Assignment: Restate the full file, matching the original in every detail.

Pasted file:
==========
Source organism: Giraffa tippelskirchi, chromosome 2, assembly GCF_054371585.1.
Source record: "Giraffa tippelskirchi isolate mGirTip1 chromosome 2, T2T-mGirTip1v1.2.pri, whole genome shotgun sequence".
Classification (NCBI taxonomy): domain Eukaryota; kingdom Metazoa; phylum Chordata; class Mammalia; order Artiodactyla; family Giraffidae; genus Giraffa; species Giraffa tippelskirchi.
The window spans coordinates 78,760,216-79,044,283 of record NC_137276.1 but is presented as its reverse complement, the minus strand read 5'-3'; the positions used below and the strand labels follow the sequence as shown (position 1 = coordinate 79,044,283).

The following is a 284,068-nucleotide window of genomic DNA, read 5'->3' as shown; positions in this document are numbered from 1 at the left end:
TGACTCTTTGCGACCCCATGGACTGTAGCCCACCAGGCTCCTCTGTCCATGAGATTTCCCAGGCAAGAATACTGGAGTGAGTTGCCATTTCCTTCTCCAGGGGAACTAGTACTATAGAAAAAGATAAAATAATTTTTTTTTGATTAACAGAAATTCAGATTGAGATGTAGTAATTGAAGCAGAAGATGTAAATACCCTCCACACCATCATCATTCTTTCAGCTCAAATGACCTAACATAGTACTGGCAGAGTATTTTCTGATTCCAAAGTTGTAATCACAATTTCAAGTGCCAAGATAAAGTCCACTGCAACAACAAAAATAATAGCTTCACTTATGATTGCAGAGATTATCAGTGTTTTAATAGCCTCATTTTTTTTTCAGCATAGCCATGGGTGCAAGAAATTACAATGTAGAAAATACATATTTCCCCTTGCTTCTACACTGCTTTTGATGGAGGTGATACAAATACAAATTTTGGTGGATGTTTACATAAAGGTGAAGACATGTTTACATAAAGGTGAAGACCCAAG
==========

Source organism: Giraffa tippelskirchi, chromosome 2, assembly GCF_054371585.1.
Source record: "Giraffa tippelskirchi isolate mGirTip1 chromosome 2, T2T-mGirTip1v1.2.pri, whole genome shotgun sequence".
Classification (NCBI taxonomy): domain Eukaryota; kingdom Metazoa; phylum Chordata; class Mammalia; order Artiodactyla; family Giraffidae; genus Giraffa; species Giraffa tippelskirchi.
The window spans coordinates 78,760,216-79,044,283 of record NC_137276.1 but is presented as its reverse complement, the minus strand read 5'-3'; the positions used below and the strand labels follow the sequence as shown (position 1 = coordinate 79,044,283).

The following is a 284,068-nucleotide window of genomic DNA, read 5'->3' as shown; positions in this document are numbered from 1 at the left end:
TGACTCTTTGCGACCCCATGGACTGTAGCCCACCAGGCTCCTCTGTCCATGAGATTTCCCAGGCAAGAATACTGGAGTGAGTTGCCATTTCCTTCTCCAGGGGAACTAGTACTATAGAAAAAGATAAAATAATTTTTTTTTGATTAACAGAAATTCAGATTGAGATGTAGTAATTGAAGCAGAAGATGTAAATACCCTCCACACCATCATCATTCTTTCAGCTCAAATGACCTAACATAGTACTGGCAGAGTATTTTCTGATTCCAAAGTTGTAATCACAATTTCAAGTGCCAAGATAAAGTCCACTGCAACAACAAAAATAATAGCTTCACTTATGATTGCAGAGATTATCAGTGTTTTAATAGCCTCATTTTTTTTTCAGCATAGCCATGGGTGCAAGAAATTACAATGTAGAAAATACATATTTCCCCTTGCTTCTACACTGCTTTTGATGGAGGTGATACAAATACAAATTTTGGTGGATGTTTACATAAAGGTGAAGACATGTTTACATAAAGGTGAAGACCCAAG